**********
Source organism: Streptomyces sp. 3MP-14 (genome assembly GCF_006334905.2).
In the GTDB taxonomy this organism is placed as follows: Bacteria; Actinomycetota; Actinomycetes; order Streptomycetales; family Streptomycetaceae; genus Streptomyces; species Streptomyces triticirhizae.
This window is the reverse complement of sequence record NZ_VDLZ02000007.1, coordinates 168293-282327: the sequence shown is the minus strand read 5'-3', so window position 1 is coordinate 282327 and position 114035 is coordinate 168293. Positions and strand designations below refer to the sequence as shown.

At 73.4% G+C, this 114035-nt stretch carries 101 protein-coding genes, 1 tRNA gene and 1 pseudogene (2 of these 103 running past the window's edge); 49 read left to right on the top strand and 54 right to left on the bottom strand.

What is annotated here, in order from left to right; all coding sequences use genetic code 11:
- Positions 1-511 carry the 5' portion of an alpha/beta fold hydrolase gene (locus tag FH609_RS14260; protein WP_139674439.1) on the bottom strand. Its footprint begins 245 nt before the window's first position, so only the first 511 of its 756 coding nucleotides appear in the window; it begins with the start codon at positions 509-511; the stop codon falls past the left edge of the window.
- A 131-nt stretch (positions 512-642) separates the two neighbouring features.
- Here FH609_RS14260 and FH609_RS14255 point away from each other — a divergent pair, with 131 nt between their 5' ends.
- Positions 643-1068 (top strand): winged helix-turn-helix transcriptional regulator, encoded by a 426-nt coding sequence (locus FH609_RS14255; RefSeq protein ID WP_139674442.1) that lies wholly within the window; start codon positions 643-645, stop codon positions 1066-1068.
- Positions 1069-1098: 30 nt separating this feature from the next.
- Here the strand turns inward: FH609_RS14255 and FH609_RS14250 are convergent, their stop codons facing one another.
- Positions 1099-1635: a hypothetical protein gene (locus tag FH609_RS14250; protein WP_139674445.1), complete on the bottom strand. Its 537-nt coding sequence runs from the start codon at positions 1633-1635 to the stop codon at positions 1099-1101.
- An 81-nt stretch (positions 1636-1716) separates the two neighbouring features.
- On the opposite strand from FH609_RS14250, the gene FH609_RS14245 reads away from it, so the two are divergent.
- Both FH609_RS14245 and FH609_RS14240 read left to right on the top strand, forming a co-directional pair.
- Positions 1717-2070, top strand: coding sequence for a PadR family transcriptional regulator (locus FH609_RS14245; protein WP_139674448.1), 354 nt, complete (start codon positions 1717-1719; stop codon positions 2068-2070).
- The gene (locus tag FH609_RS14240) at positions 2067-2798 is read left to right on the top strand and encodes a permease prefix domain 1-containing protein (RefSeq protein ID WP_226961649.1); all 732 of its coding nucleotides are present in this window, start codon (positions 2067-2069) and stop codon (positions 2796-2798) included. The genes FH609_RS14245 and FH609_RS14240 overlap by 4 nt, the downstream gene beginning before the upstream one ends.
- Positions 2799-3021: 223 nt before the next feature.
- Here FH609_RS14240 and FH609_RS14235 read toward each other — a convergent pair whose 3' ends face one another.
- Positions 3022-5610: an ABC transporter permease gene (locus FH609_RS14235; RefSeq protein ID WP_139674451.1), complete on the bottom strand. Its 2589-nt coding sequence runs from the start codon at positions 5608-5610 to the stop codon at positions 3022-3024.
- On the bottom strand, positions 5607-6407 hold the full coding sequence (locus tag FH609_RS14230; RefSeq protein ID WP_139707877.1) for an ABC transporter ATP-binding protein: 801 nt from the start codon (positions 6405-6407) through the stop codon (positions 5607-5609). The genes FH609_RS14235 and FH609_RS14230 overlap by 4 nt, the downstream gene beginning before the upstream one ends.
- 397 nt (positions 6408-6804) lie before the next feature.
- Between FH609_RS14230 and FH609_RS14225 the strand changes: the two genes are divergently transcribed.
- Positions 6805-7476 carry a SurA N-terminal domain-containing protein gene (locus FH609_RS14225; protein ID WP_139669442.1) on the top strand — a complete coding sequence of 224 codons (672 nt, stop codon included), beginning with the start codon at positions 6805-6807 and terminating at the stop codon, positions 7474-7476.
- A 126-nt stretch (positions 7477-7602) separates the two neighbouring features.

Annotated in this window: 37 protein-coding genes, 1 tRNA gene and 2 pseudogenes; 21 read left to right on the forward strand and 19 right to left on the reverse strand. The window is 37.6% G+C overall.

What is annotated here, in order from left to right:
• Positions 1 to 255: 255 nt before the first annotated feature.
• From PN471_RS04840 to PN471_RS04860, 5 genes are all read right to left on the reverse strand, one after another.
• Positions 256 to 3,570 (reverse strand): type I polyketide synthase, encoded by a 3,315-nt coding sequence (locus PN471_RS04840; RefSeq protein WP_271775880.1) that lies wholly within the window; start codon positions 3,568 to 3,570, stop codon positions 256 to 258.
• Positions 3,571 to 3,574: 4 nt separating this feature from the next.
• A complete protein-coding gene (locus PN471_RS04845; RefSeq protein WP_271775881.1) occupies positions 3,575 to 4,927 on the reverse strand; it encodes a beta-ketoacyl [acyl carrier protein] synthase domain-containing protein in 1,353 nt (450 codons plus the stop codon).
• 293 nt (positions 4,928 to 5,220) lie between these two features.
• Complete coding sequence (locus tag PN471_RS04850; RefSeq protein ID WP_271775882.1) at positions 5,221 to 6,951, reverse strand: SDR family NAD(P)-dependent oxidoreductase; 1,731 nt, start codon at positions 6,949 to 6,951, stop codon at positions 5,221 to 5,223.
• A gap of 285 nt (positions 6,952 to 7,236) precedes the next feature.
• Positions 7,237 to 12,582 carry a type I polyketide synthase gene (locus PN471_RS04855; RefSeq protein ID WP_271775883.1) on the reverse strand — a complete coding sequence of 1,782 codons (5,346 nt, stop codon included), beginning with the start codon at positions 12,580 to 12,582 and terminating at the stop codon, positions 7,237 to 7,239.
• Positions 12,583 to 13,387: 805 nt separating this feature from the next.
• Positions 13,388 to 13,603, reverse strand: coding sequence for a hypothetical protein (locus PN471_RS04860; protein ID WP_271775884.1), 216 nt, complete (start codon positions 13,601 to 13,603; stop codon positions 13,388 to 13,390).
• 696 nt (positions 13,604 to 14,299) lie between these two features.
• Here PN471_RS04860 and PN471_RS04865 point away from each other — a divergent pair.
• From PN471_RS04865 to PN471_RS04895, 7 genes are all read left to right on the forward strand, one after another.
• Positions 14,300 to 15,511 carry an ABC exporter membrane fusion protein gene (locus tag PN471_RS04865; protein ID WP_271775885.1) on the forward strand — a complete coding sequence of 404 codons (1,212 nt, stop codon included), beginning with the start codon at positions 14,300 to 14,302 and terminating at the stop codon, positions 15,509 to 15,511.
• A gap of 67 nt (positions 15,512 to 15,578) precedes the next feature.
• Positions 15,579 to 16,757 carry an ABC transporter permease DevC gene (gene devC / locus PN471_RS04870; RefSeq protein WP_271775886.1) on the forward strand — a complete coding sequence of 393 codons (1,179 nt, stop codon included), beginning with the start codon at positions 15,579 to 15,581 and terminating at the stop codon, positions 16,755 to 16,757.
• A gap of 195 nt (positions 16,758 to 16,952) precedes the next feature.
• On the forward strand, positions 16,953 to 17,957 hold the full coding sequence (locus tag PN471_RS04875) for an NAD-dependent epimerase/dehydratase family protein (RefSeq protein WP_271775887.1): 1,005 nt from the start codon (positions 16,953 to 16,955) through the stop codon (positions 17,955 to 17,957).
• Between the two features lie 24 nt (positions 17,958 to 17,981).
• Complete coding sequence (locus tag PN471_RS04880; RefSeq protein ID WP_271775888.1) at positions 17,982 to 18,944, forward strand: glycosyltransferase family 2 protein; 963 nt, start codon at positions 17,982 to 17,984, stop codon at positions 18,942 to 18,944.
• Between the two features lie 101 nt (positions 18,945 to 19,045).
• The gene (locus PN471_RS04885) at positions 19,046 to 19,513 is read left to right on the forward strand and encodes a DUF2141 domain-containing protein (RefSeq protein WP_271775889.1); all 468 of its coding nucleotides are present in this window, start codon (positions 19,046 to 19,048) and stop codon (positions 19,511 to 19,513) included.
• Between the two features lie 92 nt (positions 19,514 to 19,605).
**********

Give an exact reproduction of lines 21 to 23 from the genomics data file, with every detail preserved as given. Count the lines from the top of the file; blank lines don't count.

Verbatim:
- On the bottom strand, positions 5607-6407 hold the full coding sequence (locus tag FH609_RS14230; RefSeq protein ID WP_139707877.1) for an ABC transporter ATP-binding protein: 801 nt from the start codon (positions 6405-6407) through the stop codon (positions 5607-5609). The genes FH609_RS14235 and FH609_RS14230 overlap by 4 nt, the downstream gene beginning before the upstream one ends.
- 397 nt (positions 6408-6804) lie before the next feature.
- Between FH609_RS14230 and FH609_RS14225 the strand changes: the two genes are divergently transcribed.